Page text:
In lieu of an abstract, here is a brief excerpt of the content:

Reviewed by:
  • Der Ich-Effekt des Geldes: Zur Geschichte einer Legitimationsfigur, and: Money Matters: Economics and the German Cultural Imagination 1770–1850, and: “Material Delight and the Joy of Living”: Cultural Consumption in the Age of Enlightenment in Germany
  • Matt Erlin
Fritz Breithaupt, Der Ich-Effekt des Geldes: Zur Geschichte einer Legitimationsfigur. Frankfurt am Main: Fischer Taschenbuch Verlag, 2008. 318 pp.
Richard T. Gray, Money Matters: Economics and the German Cultural Imagination 1770–1850. Seattle & London: University of Washington Press, 2008. 476 pp.
Michael North, “Material Delight and the Joy of Living”: Cultural Consumption in the Age of Enlightenment in Germany. Trans. Pamela Selwyn. Aldershot, England and Burlington, VT: Ashgate Publishing, 2008. 273 pp.

In 1999, Martha Woodmansee and Mark Osteen published an anthology of essays entitled The New Economic Criticism.1 The volume marked the first attempt to name a body of scholarship that had been taking shape over the course of roughly the previous two decades, a collection of studies which, though diverse, was nonetheless unified by a focus on the interpenetration of literary, cultural, and economic spheres. While sometimes indebted to the insights of (especially Western) Marxism, scholars working in this vein were less interested in traditionally Marxist categories like class than in the rhetorical and conceptual overlap between these spheres as well as in the ways in which they have co-determined one another historically. Their analyses reflected the renewed focus on context that characterized New Historicism, and, like New Historicism itself, they would have been unthinkable without Foucault, whose notions of episteme and discourse provided a new model for thinking about the perceptual and conceptual unity of historical periods. But it would be a mistake to reduce the New Economic Criticism to a mere variant of New Historicism. On the contrary, as Catherine Gallagher has pointed out in the introduction to her own contribution to the genre, these new economic approaches to culture emerged out of a constellation of diverse theoretical interests dating back to the 1970s.2 One line of descent can be traced back to poststructuralism, which revealed how meaning is created according to an economic logic of linguistic substitution. In addition, these approaches have been shaped by some of the more sophisticated forms of Marxist ideological critique, which challenged the notion that authors and intellectuals, no matter how critical, could ever really stand outside of the dominant ideologies of their day. A final source of inspiration was the work undertaken in the sociology of literature, both in the form of historical analyses of the economics of authorship and in the more theoretically innovative work of Bordieu, who showed how an economic logic defines even those fields of cultural production and reception that had previously been cast in opposition to the economy. [End Page 285]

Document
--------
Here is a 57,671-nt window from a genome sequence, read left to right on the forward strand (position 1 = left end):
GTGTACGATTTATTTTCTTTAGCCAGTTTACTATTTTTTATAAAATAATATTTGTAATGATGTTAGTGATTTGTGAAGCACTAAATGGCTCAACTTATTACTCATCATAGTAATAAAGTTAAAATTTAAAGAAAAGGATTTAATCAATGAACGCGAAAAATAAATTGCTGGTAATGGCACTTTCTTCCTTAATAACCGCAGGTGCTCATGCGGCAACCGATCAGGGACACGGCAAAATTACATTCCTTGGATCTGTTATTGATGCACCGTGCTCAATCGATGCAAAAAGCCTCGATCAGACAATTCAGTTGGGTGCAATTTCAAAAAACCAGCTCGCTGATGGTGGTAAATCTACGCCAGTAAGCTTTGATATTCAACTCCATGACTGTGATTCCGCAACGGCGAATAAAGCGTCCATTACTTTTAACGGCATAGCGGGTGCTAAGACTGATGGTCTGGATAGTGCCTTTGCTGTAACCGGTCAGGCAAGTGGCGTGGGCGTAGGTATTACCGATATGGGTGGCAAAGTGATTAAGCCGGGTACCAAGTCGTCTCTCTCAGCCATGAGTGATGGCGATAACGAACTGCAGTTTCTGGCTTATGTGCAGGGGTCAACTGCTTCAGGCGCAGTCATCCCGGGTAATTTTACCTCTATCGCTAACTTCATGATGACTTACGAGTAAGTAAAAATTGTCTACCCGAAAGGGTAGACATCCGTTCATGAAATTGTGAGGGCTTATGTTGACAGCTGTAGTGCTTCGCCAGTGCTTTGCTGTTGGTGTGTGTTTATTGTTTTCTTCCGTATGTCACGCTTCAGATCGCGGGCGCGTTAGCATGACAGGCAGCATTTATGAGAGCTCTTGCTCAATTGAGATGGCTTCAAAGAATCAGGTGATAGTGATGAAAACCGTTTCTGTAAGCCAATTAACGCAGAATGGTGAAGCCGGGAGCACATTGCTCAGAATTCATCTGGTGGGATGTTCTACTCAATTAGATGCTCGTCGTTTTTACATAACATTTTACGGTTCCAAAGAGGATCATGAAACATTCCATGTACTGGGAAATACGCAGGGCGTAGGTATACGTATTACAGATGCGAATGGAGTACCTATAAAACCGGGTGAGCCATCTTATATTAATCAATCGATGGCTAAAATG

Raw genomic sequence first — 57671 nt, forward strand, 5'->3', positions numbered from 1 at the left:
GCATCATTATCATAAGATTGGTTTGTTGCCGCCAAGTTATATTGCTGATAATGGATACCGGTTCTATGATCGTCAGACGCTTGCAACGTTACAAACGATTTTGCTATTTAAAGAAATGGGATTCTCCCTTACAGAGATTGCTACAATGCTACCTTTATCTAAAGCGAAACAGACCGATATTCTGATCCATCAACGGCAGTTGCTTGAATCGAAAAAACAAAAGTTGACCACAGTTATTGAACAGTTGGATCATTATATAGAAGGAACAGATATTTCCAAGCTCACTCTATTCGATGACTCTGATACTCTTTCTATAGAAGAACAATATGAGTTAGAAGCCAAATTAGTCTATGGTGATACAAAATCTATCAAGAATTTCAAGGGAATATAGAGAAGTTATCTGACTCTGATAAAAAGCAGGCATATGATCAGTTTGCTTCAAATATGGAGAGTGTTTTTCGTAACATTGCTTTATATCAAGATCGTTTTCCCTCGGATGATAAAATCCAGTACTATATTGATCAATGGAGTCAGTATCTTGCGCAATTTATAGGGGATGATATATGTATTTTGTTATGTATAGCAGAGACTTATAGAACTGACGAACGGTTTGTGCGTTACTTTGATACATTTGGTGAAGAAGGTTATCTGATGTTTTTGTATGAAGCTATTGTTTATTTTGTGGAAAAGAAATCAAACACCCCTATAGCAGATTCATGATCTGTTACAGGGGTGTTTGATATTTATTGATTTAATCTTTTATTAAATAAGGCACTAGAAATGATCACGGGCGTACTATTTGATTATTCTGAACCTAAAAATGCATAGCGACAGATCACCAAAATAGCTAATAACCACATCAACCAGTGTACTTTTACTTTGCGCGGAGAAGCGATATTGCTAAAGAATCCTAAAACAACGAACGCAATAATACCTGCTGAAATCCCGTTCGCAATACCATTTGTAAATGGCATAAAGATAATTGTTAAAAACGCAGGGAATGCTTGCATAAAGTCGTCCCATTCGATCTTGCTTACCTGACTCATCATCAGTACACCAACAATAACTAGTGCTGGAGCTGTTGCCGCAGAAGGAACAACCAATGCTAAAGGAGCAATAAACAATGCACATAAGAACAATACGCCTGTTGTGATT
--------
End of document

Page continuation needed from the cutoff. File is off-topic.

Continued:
When Woodmansee and Osteen’s volume appeared, the idea of a New Economic Criticism was arguably even less well-known in German Studies circles than among the scholars of British and French culture who contributed the bulk of the essays to their collection. This is not to say that scholars of German literature and culture had no interest in economic questions. With a few notable exceptions, however, such as Martha Woodmansee’s own The Author, Art and the Market (1994), Jochen Hörisch’s Kopf oder Zahl (1996), or Daniel Purdy’s The Tyranny of Elegance (1998), those who worked on economic topics tended to stake out claims within a terrain defined by the familiar Marxist categories of class and alienation. Much has changed in the past ten years, and one can now identify a growing group of German studies scholars interested in the dialogue between culture and economics. Moreover, the transformative years between 1750 and 1850, famously designated by Koselleck as the Sattelzeit, have served as a focal point for many of these analyses. The three volumes under consideration here represent some of the most exciting work currently being done in this area.3 To be sure, they differ fairly dramatically in scope and method. Gray presents a series of fine-grained textual analyses that map the interface between literary and political-economic discourse in the decades between 1770 and 1850. Breithaupt offers the reader a bracing...


Additional Information

Print ISSN
pp. 285-295
Launched on MUSE
Open Access
Back To Top

This website uses cookies to ensure you get the best experience on our website. Without cookies your experience may not be seamless.